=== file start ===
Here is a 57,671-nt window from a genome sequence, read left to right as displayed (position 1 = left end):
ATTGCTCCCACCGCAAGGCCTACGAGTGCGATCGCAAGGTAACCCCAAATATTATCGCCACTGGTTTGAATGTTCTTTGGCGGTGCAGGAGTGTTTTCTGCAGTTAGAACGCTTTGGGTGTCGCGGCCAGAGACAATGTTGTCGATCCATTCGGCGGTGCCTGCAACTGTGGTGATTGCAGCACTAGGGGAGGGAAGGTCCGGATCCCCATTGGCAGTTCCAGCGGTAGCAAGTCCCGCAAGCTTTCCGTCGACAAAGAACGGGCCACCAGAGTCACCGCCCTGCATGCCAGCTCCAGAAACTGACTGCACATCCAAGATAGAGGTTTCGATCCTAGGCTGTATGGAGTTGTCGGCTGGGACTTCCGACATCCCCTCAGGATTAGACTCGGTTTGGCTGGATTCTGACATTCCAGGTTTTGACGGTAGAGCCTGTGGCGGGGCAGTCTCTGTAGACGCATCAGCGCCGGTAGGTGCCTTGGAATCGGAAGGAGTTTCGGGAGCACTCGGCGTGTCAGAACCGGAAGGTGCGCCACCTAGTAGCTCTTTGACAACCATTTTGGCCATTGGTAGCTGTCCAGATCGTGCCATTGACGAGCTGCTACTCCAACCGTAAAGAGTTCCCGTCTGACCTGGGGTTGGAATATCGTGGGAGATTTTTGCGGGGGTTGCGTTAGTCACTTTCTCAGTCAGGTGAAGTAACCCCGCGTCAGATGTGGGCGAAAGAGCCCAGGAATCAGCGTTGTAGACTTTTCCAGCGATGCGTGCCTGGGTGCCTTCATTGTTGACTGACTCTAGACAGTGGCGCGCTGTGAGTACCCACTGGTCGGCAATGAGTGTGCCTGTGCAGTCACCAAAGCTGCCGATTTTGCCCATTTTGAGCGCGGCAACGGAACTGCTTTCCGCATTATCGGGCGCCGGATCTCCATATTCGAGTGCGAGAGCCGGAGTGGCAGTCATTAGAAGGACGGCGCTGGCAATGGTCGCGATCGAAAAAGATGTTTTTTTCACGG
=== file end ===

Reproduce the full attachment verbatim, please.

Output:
Here is a 57,671-nt window from a genome sequence, read left to right as displayed (position 1 = left end):
ATTGCTCCCACCGCAAGGCCTACGAGTGCGATCGCAAGGTAACCCCAAATATTATCGCCACTGGTTTGAATGTTCTTTGGCGGTGCAGGAGTGTTTTCTGCAGTTAGAACGCTTTGGGTGTCGCGGCCAGAGACAATGTTGTCGATCCATTCGGCGGTGCCTGCAACTGTGGTGATTGCAGCACTAGGGGAGGGAAGGTCCGGATCCCCATTGGCAGTTCCAGCGGTAGCAAGTCCCGCAAGCTTTCCGTCGACAAAGAACGGGCCACCAGAGTCACCGCCCTGCATGCCAGCTCCAGAAACTGACTGCACATCCAAGATAGAGGTTTCGATCCTAGGCTGTATGGAGTTGTCGGCTGGGACTTCCGACATCCCCTCAGGATTAGACTCGGTTTGGCTGGATTCTGACATTCCAGGTTTTGACGGTAGAGCCTGTGGCGGGGCAGTCTCTGTAGACGCATCAGCGCCGGTAGGTGCCTTGGAATCGGAAGGAGTTTCGGGAGCACTCGGCGTGTCAGAACCGGAAGGTGCGCCACCTAGTAGCTCTTTGACAACCATTTTGGCCATTGGTAGCTGTCCAGATCGTGCCATTGACGAGCTGCTACTCCAACCGTAAAGAGTTCCCGTCTGACCTGGGGTTGGAATATCGTGGGAGATTTTTGCGGGGGTTGCGTTAGTCACTTTCTCAGTCAGGTGAAGTAACCCCGCGTCAGATGTGGGCGAAAGAGCCCAGGAATCAGCGTTGTAGACTTTTCCAGCGATGCGTGCCTGGGTGCCTTCATTGTTGACTGACTCTAGACAGTGGCGCGCTGTGAGTACCCACTGGTCGGCAATGAGTGTGCCTGTGCAGTCACCAAAGCTGCCGATTTTGCCCATTTTGAGCGCGGCAACGGAACTGCTTTCCGCATTATCGGGCGCCGGATCTCCATATTCGAGTGCGAGAGCCGGAGTGGCAGTCATTAGAAGGACGGCGCTGGCAATGGTCGCGATCGAAAAAGATGTTTTTTTCACGG